Reading minds in the eyes with GPT4-vision

Poster Presentation: Wednesday, May 22, 2024, 8:30 am – 12:30 pm, Pavilion
Session: Face and Body Perception: Models

Scott Murray1 (), Geoffrey Boynton1; 1University of Washington

This study investigates the capabilities of GPT-4, an advanced language model with integrated vision capabilities, in interpreting complex mental states using the Reading the Mind in the Eyes Test (RMET). The RMET involves identifying subtle emotional and mental states from photographs of the region immediately around the human eyes. It is comprised of 36 photographs along with four descriptors of the person’s mental state. Like in human studies, we prompted GPT4 (API = gpt-4-vision-preview) to “Choose which word best describes what the person in the picture is thinking or feeling. You may feel that more than one word is applicable, but please choose just one word, the word which you consider to be most suitable. Your 4 choices are: …” We conducted five iterations of the RMET. GPT-4 produced an average of 25.4 items out of 36 correct (SD = 0.89), aligning closely with 'typical' general population human performance range (~25 – 26 items correct). Notably, inverting the images led to a 30% decrease in performance, which is less than the 50% decrease seen in humans, revealing a reliance on global, wholistic processing. Block scrambling the images (2 x 5 grid format), which preserved eye-size features but renders the images nearly unrecognizable to human observers, had almost no impact on GPT-4's performance (24 items correct). This surprising finding suggests that GPT-4's analysis of visual information may prioritize local features (eye gaze, eyebrow characteristics, etc.), over more global aspects of the image. These results provide insight into understanding an AI's visual processing mechanisms, indicating an interplay of feature-specific and holistic image analysis. Overall, the findings show that GPT-4 demonstrates a significant level of competence in recognizing a range of mental states, indicating its potential in applications requiring sophisticated emotional and cognitive understanding.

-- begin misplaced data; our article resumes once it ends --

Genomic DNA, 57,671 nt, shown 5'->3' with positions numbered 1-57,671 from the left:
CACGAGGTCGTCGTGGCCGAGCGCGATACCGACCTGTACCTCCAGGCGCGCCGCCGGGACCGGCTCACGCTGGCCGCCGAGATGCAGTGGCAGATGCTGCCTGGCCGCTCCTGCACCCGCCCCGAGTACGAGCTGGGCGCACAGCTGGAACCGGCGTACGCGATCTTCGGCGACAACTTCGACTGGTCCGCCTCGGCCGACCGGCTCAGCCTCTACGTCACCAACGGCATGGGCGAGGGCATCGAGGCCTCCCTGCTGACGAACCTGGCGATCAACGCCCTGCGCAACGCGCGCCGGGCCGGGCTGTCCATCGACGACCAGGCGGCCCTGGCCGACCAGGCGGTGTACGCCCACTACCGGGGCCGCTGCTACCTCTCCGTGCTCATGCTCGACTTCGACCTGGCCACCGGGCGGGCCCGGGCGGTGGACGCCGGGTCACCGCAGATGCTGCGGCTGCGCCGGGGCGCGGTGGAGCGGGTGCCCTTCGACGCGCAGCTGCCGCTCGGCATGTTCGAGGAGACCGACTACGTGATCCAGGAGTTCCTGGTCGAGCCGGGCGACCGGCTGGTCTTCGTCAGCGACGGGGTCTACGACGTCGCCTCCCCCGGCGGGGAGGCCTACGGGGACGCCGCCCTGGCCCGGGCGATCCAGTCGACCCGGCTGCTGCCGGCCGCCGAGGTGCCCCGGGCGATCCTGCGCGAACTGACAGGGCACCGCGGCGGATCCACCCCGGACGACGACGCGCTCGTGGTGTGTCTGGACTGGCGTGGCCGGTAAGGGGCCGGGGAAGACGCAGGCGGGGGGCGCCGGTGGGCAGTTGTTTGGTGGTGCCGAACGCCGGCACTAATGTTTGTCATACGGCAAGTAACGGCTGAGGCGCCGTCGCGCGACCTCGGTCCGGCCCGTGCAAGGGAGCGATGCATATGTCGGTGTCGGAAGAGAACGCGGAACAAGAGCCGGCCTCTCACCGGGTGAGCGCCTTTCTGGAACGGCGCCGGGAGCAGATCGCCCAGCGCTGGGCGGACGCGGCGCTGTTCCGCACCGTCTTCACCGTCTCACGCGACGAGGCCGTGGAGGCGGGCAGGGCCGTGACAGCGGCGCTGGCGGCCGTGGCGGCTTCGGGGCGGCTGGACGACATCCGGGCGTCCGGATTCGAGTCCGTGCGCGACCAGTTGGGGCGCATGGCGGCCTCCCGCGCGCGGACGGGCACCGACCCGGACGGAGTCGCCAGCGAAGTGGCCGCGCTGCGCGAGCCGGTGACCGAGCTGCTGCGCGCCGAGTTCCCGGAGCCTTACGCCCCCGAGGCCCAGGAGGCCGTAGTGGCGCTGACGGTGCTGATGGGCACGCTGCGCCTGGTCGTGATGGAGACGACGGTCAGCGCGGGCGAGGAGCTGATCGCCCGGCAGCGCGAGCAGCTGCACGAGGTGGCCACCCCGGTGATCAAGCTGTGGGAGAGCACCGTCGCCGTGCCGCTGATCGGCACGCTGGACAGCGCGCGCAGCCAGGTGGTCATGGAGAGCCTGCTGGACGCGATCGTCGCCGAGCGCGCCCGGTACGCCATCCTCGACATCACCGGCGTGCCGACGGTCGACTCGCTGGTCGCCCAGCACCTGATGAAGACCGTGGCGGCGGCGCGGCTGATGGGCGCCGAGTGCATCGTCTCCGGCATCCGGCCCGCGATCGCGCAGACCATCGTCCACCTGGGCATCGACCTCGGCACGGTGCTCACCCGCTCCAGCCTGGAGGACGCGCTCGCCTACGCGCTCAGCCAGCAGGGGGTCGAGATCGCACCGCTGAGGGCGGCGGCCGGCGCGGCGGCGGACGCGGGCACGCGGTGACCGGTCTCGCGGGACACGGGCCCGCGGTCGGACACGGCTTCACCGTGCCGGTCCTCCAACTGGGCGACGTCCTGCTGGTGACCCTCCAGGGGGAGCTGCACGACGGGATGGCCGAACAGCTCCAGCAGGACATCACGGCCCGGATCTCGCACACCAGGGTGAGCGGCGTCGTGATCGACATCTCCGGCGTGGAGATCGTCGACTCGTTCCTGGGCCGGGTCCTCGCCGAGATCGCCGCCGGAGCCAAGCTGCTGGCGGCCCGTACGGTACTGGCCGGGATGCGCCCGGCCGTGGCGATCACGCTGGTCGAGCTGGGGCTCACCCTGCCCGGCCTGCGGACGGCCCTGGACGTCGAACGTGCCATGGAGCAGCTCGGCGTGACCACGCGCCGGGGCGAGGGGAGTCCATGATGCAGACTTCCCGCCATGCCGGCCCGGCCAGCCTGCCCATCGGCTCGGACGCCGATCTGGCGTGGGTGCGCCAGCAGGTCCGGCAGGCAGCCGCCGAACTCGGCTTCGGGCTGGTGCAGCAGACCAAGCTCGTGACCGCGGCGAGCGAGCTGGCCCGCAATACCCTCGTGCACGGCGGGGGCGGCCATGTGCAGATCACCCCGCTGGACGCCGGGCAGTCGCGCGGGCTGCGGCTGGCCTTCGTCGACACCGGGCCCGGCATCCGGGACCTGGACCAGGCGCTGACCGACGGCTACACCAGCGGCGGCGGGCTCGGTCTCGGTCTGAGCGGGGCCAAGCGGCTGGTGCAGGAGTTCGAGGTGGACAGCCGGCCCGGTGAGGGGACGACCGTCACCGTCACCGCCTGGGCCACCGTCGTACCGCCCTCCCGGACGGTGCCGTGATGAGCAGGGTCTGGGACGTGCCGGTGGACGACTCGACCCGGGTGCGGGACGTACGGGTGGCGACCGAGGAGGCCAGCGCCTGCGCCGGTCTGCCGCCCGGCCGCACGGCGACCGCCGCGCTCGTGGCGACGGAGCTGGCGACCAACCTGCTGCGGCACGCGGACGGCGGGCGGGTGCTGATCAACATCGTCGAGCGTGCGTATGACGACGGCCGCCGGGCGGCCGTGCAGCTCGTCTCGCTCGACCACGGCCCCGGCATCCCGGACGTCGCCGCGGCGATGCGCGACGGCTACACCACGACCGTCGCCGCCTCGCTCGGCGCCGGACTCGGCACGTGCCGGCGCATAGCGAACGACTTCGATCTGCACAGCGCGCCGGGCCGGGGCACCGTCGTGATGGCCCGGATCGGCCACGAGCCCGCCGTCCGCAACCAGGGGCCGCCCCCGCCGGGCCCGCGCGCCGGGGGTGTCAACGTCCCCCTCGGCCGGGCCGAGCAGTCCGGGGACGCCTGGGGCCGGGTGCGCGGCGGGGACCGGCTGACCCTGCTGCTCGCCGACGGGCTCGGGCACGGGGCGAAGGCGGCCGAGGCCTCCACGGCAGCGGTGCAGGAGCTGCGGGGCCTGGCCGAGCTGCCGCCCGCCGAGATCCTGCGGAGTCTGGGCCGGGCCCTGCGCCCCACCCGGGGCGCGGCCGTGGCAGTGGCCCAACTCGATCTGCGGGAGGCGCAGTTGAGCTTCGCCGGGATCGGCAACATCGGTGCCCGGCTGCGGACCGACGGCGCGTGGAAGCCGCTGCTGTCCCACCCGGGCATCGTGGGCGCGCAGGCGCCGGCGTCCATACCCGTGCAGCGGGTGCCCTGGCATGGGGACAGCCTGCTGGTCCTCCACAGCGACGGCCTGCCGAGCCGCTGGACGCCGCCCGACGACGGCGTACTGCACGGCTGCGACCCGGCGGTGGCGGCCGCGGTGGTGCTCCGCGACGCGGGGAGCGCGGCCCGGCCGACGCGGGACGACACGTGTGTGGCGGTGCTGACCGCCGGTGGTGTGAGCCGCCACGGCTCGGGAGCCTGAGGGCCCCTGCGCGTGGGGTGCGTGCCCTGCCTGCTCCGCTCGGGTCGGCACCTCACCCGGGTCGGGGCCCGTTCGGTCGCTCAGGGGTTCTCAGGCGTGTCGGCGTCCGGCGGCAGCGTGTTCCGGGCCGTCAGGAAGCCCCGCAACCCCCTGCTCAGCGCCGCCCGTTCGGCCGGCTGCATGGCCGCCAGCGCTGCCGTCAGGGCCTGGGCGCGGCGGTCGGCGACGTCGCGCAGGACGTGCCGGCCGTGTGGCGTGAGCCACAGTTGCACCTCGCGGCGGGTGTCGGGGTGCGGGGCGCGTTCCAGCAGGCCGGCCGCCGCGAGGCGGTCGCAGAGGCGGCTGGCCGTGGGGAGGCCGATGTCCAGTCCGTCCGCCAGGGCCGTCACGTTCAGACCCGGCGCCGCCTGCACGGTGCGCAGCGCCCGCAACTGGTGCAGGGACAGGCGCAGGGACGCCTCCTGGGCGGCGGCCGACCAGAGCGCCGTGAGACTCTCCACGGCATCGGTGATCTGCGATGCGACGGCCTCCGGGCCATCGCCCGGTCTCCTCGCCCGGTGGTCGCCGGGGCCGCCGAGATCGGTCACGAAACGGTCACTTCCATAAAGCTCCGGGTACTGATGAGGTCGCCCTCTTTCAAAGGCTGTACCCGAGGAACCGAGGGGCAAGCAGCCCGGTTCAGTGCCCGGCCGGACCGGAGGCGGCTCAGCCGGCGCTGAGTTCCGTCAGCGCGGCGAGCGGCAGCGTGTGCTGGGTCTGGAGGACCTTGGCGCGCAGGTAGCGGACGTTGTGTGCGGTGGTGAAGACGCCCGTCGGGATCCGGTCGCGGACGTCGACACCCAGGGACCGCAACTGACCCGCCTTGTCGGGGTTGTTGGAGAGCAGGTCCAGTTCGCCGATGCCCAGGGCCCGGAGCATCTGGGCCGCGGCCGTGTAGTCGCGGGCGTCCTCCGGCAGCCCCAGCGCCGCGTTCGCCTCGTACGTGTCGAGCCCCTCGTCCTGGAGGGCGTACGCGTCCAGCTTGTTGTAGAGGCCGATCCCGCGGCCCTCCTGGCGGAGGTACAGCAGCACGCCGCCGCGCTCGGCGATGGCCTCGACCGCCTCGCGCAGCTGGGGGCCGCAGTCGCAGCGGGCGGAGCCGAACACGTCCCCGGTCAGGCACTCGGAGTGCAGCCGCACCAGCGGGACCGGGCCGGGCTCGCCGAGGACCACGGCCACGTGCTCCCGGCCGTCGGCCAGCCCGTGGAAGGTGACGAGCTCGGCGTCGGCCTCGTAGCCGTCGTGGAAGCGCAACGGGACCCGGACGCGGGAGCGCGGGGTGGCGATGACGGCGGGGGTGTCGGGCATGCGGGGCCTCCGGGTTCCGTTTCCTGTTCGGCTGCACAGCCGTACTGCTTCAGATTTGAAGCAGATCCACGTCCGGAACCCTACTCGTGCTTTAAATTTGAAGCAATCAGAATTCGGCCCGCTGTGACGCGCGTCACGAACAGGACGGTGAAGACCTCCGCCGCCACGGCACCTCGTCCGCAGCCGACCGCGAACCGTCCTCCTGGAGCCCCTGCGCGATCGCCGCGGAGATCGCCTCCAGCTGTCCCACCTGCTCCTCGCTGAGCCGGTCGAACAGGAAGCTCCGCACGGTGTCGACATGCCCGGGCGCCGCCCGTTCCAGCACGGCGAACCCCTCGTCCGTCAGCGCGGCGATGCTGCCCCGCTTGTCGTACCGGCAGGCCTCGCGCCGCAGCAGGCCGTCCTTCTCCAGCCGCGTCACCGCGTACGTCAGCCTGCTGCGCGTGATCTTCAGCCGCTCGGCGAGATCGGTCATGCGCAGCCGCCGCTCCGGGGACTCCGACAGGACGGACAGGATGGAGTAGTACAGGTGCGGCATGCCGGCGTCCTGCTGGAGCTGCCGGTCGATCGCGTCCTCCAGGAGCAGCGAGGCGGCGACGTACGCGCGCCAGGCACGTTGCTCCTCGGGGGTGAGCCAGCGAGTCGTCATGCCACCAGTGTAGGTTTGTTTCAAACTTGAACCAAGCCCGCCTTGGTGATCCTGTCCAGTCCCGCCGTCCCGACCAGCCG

Acknowledgements: NIH R01MH131595